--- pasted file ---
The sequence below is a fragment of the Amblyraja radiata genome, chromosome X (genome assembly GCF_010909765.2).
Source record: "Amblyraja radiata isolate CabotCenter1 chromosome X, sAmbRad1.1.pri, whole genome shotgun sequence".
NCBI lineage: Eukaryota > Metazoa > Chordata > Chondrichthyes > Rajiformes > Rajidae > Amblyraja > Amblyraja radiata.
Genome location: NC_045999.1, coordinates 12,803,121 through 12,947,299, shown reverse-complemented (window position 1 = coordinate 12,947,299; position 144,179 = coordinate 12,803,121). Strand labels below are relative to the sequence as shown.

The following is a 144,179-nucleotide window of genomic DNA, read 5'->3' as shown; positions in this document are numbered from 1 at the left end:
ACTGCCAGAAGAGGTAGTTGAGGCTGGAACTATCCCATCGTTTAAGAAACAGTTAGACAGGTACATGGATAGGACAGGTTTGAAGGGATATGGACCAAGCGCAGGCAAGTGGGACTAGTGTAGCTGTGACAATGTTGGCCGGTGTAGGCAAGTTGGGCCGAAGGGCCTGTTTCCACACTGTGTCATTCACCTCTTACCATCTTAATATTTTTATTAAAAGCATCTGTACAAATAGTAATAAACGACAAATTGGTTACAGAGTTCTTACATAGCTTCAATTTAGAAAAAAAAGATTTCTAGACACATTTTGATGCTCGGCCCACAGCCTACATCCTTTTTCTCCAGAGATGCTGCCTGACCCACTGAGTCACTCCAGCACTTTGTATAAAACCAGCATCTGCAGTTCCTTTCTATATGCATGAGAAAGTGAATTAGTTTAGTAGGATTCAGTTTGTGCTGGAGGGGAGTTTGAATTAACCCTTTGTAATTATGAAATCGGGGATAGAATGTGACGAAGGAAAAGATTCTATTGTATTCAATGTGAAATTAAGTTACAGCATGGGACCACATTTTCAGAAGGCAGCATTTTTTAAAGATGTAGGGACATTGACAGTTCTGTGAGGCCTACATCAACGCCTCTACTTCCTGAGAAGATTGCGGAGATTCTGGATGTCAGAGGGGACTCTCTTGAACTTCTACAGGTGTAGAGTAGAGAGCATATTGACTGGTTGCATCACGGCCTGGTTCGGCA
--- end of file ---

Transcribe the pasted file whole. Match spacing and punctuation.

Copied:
The sequence below is a fragment of the Amblyraja radiata genome, chromosome X (genome assembly GCF_010909765.2).
Source record: "Amblyraja radiata isolate CabotCenter1 chromosome X, sAmbRad1.1.pri, whole genome shotgun sequence".
NCBI lineage: Eukaryota > Metazoa > Chordata > Chondrichthyes > Rajiformes > Rajidae > Amblyraja > Amblyraja radiata.
Genome location: NC_045999.1, coordinates 12,803,121 through 12,947,299, shown reverse-complemented (window position 1 = coordinate 12,947,299; position 144,179 = coordinate 12,803,121). Strand labels below are relative to the sequence as shown.

The following is a 144,179-nucleotide window of genomic DNA, read 5'->3' as shown; positions in this document are numbered from 1 at the left end:
ACTGCCAGAAGAGGTAGTTGAGGCTGGAACTATCCCATCGTTTAAGAAACAGTTAGACAGGTACATGGATAGGACAGGTTTGAAGGGATATGGACCAAGCGCAGGCAAGTGGGACTAGTGTAGCTGTGACAATGTTGGCCGGTGTAGGCAAGTTGGGCCGAAGGGCCTGTTTCCACACTGTGTCATTCACCTCTTACCATCTTAATATTTTTATTAAAAGCATCTGTACAAATAGTAATAAACGACAAATTGGTTACAGAGTTCTTACATAGCTTCAATTTAGAAAAAAAAGATTTCTAGACACATTTTGATGCTCGGCCCACAGCCTACATCCTTTTTCTCCAGAGATGCTGCCTGACCCACTGAGTCACTCCAGCACTTTGTATAAAACCAGCATCTGCAGTTCCTTTCTATATGCATGAGAAAGTGAATTAGTTTAGTAGGATTCAGTTTGTGCTGGAGGGGAGTTTGAATTAACCCTTTGTAATTATGAAATCGGGGATAGAATGTGACGAAGGAAAAGATTCTATTGTATTCAATGTGAAATTAAGTTACAGCATGGGACCACATTTTCAGAAGGCAGCATTTTTTAAAGATGTAGGGACATTGACAGTTCTGTGAGGCCTACATCAACGCCTCTACTTCCTGAGAAGATTGCGGAGATTCTGGATGTCAGAGGGGACTCTCTTGAACTTCTACAGGTGTAGAGTAGAGAGCATATTGACTGGTTGCATCACGGCCTGGTTCGGCA